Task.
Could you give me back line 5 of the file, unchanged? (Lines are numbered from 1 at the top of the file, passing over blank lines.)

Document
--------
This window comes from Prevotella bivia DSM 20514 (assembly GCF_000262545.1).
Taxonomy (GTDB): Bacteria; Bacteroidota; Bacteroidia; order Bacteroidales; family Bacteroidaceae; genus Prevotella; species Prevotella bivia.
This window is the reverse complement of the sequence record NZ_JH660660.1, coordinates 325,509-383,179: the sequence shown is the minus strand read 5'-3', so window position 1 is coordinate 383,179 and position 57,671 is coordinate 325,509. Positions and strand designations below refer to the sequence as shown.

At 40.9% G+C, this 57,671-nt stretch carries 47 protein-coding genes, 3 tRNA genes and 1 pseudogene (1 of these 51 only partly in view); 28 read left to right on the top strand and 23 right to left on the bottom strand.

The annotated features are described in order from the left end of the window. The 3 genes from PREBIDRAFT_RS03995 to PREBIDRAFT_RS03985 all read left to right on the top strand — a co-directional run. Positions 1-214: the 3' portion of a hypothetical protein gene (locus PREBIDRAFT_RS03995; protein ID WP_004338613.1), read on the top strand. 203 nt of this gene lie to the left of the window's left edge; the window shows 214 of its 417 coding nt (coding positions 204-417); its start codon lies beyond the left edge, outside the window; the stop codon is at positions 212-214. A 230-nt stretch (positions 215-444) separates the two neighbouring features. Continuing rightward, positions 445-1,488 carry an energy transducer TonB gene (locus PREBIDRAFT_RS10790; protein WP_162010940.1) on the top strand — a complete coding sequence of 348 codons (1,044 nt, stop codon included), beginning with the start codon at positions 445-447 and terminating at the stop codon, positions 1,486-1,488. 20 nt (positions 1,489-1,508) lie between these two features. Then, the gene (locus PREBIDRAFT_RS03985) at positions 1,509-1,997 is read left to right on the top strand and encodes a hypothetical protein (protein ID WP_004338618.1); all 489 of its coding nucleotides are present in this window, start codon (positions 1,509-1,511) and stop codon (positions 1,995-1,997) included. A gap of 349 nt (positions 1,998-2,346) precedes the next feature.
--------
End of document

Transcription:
The annotated features are described in order from the left end of the window. The 3 genes from PREBIDRAFT_RS03995 to PREBIDRAFT_RS03985 all read left to right on the top strand — a co-directional run. Positions 1-214: the 3' portion of a hypothetical protein gene (locus PREBIDRAFT_RS03995; protein ID WP_004338613.1), read on the top strand. 203 nt of this gene lie to the left of the window's left edge; the window shows 214 of its 417 coding nt (coding positions 204-417); its start codon lies beyond the left edge, outside the window; the stop codon is at positions 212-214. A 230-nt stretch (positions 215-444) separates the two neighbouring features. Continuing rightward, positions 445-1,488 carry an energy transducer TonB gene (locus PREBIDRAFT_RS10790; protein WP_162010940.1) on the top strand — a complete coding sequence of 348 codons (1,044 nt, stop codon included), beginning with the start codon at positions 445-447 and terminating at the stop codon, positions 1,486-1,488. 20 nt (positions 1,489-1,508) lie between these two features. Then, the gene (locus PREBIDRAFT_RS03985) at positions 1,509-1,997 is read left to right on the top strand and encodes a hypothetical protein (protein ID WP_004338618.1); all 489 of its coding nucleotides are present in this window, start codon (positions 1,509-1,511) and stop codon (positions 1,995-1,997) included. A gap of 349 nt (positions 1,998-2,346) precedes the next feature.